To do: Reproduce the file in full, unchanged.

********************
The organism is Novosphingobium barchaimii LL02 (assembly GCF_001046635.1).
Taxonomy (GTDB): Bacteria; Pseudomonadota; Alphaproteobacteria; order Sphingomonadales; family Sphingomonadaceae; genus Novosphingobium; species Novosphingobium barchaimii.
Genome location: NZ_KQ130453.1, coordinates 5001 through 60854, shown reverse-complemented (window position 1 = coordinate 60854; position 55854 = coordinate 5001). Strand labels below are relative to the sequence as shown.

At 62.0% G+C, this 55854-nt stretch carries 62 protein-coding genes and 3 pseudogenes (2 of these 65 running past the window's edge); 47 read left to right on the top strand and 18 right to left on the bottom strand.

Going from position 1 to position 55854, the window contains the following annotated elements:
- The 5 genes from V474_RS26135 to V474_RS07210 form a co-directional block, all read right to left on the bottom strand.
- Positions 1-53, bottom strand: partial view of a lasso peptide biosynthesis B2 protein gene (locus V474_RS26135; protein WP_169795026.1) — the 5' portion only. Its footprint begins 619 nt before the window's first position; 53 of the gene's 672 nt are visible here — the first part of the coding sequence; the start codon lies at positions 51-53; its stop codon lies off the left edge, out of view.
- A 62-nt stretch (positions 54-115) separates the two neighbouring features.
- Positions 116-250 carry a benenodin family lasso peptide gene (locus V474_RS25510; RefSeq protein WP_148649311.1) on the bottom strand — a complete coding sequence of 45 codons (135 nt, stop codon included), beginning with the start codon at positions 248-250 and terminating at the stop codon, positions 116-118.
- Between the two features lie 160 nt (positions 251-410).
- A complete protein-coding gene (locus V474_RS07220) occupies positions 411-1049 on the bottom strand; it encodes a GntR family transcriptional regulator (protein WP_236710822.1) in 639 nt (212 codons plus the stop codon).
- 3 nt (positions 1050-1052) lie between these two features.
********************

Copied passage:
The organism is Novosphingobium barchaimii LL02 (assembly GCF_001046635.1).
Taxonomy (GTDB): Bacteria; Pseudomonadota; Alphaproteobacteria; order Sphingomonadales; family Sphingomonadaceae; genus Novosphingobium; species Novosphingobium barchaimii.
Genome location: NZ_KQ130453.1, coordinates 5001 through 60854, shown reverse-complemented (window position 1 = coordinate 60854; position 55854 = coordinate 5001). Strand labels below are relative to the sequence as shown.

At 62.0% G+C, this 55854-nt stretch carries 62 protein-coding genes and 3 pseudogenes (2 of these 65 running past the window's edge); 47 read left to right on the top strand and 18 right to left on the bottom strand.

Going from position 1 to position 55854, the window contains the following annotated elements:
- The 5 genes from V474_RS26135 to V474_RS07210 form a co-directional block, all read right to left on the bottom strand.
- Positions 1-53, bottom strand: partial view of a lasso peptide biosynthesis B2 protein gene (locus V474_RS26135; protein WP_169795026.1) — the 5' portion only. Its footprint begins 619 nt before the window's first position; 53 of the gene's 672 nt are visible here — the first part of the coding sequence; the start codon lies at positions 51-53; its stop codon lies off the left edge, out of view.
- A 62-nt stretch (positions 54-115) separates the two neighbouring features.
- Positions 116-250 carry a benenodin family lasso peptide gene (locus V474_RS25510; RefSeq protein WP_148649311.1) on the bottom strand — a complete coding sequence of 45 codons (135 nt, stop codon included), beginning with the start codon at positions 248-250 and terminating at the stop codon, positions 116-118.
- Between the two features lie 160 nt (positions 251-410).
- A complete protein-coding gene (locus V474_RS07220) occupies positions 411-1049 on the bottom strand; it encodes a GntR family transcriptional regulator (protein WP_236710822.1) in 639 nt (212 codons plus the stop codon).
- 3 nt (positions 1050-1052) lie between these two features.